And when the storm comes, and the mighty wind shakes the forest, and thunder and lightning proclaim the majesty of the sky, – then let your heart say in awe, “God moves in passion.”

And since you are a breath in God’s sphere, and a leaf in God’s forest, you too should rest in reason and move in passion.

I won’t tell more about the book as The Prophet is a highly personal text for the reader. It resonates differently according to who you are and what your life has been. I believe that everyone can find something good for them to meditate. If it’s a personal journey for the reader, it must have been a personal one for the author too. I’d love to ask Gibran why he wrote something so oriental and personal in English and not in Arabic. It’s his native tongue, he studied in that language (and in French) while English is his third language. Few authors choose to write in another language than their mother tongue. Sure, writing in English helped being published but was that all?

Gibran_prophete_pieceThe Prophet was made into a play by Noredine Marouf. I saw it in a tiny theatre in Paris, the Guichet Montparnasse. Imagine: there’s room for fifty spectators, seated on five rows of benches. The stage is minuscule. We were nine spectators and it was the premiere. The actor and director Noredine Marouf was a few meters away from us, I’m sure he could see every move we made on those benches. He stayed after the show was finished and chatted with us. He said he was nervous for the premiere and we gathered he wasn’t happy with his performance. He’d been working on the text for ten months but it didn’t take away the anxiousness of the premiere. He explained that he chose to work on this text because Gibran’s words speak to him and because he wanted to play something that would make the audience think. He wanted to bring more than entertainment and to leave us with thoughts to ponder when we went home. We were nine people in the audience and one of us was Lebanese. She pointed out that Gibran’s village was really a tiny village and that it was incredible that he moved out of there to live in cities like Paris and New York, especially at his time. Nordine Marouf confessed that working on Gibran’s text had been trying, that he had ached physically while learning the text, as Gibran’s words sank in. It was fascinating to hear him talk about the preparation of the play. He said that with powerful texts as this one, at first, the actor carries the text on their shoulders and after a while, the text carries them. Noredine Marouf is French of Algerian origin; his parents are from Oran. Like Gibran, like Maalouf, his personal history is made of the fruitful meeting of Eastern and Western cultures.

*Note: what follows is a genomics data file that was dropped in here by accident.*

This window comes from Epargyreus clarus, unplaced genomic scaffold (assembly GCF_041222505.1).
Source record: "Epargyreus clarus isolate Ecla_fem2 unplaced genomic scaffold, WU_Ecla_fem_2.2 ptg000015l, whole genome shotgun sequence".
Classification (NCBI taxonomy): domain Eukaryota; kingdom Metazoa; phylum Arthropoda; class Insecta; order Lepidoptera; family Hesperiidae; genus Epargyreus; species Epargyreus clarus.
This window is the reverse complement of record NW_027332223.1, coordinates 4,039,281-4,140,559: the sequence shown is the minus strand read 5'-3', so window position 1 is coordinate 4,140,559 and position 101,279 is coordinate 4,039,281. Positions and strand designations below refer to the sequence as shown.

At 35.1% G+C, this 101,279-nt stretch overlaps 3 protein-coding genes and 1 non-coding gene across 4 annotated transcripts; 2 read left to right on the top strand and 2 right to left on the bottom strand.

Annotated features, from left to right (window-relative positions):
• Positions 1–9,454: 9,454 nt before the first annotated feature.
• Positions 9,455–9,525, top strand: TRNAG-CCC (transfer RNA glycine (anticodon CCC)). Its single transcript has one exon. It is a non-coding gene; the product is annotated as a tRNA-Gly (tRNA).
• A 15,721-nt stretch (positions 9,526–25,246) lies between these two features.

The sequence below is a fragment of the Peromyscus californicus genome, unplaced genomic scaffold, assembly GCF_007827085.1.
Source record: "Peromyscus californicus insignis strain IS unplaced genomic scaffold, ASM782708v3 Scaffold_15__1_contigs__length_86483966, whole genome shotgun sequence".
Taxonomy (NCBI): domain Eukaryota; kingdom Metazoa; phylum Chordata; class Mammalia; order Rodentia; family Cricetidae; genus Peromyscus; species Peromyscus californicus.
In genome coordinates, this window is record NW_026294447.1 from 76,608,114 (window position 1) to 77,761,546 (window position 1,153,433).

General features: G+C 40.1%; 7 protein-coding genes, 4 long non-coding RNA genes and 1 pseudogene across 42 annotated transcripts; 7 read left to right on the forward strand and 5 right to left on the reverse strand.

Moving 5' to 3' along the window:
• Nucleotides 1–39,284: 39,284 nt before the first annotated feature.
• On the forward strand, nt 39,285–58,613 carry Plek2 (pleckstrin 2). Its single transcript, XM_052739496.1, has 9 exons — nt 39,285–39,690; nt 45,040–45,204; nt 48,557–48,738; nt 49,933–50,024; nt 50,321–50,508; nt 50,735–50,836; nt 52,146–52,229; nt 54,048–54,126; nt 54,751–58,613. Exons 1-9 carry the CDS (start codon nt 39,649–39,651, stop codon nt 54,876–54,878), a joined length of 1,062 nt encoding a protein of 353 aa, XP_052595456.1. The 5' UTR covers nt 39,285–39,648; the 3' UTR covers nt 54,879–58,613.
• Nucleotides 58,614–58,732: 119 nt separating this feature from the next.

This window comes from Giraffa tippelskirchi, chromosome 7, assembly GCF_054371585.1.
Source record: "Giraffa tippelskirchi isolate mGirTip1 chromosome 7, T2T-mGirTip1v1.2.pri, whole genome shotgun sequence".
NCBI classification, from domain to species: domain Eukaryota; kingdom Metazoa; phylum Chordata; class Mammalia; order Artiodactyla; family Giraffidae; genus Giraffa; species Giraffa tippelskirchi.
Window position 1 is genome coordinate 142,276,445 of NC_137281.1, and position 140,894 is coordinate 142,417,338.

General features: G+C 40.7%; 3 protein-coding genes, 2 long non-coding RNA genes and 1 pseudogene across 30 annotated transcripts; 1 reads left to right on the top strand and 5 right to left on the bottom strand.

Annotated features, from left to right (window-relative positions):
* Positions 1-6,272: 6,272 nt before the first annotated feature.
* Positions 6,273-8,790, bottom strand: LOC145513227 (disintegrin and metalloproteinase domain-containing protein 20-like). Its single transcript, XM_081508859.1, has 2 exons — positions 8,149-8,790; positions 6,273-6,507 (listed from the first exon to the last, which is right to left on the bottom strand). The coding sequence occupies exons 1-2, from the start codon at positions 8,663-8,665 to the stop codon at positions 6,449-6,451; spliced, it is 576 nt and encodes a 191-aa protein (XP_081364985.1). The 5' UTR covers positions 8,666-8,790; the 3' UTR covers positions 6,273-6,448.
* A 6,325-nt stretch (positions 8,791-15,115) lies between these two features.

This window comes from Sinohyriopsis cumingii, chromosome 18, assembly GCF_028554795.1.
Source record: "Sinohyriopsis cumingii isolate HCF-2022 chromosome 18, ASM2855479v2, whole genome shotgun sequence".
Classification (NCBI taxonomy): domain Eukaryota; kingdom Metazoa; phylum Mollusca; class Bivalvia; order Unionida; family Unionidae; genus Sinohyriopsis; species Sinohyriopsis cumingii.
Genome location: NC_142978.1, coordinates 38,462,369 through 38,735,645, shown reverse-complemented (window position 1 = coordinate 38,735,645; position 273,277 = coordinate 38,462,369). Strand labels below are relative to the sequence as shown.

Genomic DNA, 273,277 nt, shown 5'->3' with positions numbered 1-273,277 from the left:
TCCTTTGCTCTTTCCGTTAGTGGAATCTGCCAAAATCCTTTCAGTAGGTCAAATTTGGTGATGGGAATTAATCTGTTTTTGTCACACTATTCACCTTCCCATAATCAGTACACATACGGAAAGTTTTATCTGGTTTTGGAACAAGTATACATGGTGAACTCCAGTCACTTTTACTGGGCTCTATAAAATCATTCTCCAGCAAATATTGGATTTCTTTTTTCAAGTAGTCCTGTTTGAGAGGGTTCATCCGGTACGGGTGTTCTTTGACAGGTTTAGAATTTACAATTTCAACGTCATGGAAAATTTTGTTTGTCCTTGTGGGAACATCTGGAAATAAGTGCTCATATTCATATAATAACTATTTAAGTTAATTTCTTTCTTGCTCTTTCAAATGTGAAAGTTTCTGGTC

So yes, it’s true, the acting wasn’t perfect. But being there, nine people on benches in a tiny theatre and discussing the play and its preparation with the director and actor was a treat. If you have the chance, go and see Noredine Marouf tell Khalil Gibran. He will be there until April 27th. These theatres must survive and as Gibran points out in the chapter about Bying and Selling:

AND if there come the singers and the dancers and the flute players, – buy of their gifts also.

For they too are gatherers of fruit and frankincense, and that which they bring, though fashioned of dreams, is raiment and food for your soul.

For most of you who won’t have that opportunity, the book is available and worth discovering or re-reading